Sunday, July 22, 2012

Sunday Afternoon Links

Assorted content to end your weekend.

- Yes, the usual caveats about trying to predict future commodity prices apply. But Stephen Maher's warning about the effect of rising fuel and food prices is still worth keeping in mind:
That shift doesn't mean that North Americans are about to take meaningful steps to reduce the amount of carbon we put in the atmosphere, because politicians know that anything they might do to reduce carbon emission will hit consumers in the pocketbook.

Over the long run, though, if the scientists are right, we will have more extreme weather, food prices will go up and, in a reaction to the changing public mood, politicians will act to cut carbon emissions, which will increase fuel prices that are already being driven up by growing demand in China and the rest of the developing world.
According to Agriculture Canada, food prices have fallen steadily in recent decades - to nine per cent of income in 2005 from 19 per cent in 1961.

The era of inexpensive fuel and food — which drove a glorious, decades-long boom in North America — may be coming to a painful end. Our way of life may not be sustainable without radical changes, particularly to agricultural systems that have been sustaining high yields with ever-increasing inputs of oil, a big contributor to climate change.

There is no guarantee that things will continue as they have been, and every reason to pray for rain.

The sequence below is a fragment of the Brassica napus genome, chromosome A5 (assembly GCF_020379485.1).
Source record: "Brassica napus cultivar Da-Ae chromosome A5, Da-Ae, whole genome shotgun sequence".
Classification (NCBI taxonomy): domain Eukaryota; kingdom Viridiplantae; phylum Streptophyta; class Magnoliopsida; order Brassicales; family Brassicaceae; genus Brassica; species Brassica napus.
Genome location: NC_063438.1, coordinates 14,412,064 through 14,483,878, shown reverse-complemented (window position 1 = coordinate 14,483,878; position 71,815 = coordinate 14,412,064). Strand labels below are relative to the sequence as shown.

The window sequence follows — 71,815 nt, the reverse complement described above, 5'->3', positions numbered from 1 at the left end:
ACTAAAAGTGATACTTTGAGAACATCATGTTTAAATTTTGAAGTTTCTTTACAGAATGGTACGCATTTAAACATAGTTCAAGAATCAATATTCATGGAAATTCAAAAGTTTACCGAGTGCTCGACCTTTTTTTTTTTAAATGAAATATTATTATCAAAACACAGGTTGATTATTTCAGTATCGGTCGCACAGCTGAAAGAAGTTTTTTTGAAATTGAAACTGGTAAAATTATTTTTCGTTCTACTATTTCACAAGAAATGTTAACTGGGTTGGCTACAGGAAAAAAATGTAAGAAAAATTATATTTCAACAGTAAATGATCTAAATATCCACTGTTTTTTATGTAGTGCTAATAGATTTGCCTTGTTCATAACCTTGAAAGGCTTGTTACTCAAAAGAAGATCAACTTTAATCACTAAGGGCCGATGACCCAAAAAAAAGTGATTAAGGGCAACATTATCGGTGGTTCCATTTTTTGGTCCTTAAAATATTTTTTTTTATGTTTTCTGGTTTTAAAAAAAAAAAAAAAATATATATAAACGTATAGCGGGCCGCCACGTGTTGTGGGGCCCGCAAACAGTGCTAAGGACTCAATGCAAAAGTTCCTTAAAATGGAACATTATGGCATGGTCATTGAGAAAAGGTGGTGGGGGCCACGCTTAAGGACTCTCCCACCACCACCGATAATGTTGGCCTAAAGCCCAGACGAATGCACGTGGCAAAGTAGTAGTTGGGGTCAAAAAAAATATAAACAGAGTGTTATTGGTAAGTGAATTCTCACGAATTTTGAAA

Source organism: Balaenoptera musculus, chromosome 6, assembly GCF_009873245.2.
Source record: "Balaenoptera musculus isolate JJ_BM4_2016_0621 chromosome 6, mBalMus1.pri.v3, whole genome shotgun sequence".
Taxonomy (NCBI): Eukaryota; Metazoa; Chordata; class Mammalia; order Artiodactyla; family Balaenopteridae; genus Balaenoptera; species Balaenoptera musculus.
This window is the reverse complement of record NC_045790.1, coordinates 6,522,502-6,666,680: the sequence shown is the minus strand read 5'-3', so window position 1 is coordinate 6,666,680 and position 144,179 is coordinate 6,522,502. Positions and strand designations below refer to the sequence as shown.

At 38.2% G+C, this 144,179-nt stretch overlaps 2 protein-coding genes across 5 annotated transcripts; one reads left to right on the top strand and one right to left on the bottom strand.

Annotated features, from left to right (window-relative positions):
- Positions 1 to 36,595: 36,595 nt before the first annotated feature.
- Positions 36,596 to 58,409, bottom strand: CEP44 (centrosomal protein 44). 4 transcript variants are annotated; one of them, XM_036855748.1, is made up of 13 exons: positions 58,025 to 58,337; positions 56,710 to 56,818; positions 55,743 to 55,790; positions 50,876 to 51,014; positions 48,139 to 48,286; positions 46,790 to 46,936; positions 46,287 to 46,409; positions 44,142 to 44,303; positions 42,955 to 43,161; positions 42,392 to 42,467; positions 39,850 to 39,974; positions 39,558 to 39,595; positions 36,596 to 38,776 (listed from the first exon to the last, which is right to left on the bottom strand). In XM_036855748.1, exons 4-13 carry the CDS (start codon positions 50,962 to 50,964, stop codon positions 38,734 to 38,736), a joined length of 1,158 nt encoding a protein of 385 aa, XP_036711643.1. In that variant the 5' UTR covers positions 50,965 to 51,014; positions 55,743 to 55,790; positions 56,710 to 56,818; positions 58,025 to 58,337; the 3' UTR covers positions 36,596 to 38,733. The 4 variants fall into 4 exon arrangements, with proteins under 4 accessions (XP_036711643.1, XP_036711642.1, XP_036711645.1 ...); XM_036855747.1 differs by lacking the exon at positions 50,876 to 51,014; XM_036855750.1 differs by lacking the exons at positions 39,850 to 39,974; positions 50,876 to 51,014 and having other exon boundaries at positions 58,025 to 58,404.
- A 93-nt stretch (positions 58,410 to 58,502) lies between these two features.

- And if nothing else, it seems glaringly clear that our current resource distribution system isn't based on pricing in the costs of effective safety measures - with Enbridge's move to throw half a billion dollars at trying to push through its Gateway pipeline only serving as additional evidence.

- Meanwhile, Peter Whoriskey notes that thanks to the big pharma's efforts to push patent-protected drugs, we're also paying scads of money for prescription drugs which may be of little or no use.

- Finally, Ted Brader answers some myths about campaign advertising, with the following distinction looking particularly important as the NDP and Cons trade critical ads with the next election looming three years in the future:
An ad’s timing matters as much as its content. Spots criticizing an opponent tend to work differently early and late in campaigns. Before people have settled on a candidate, attack ads help them make up their minds. But these same ads depress turnout when seen later by voters who have already chosen which candidate to support.

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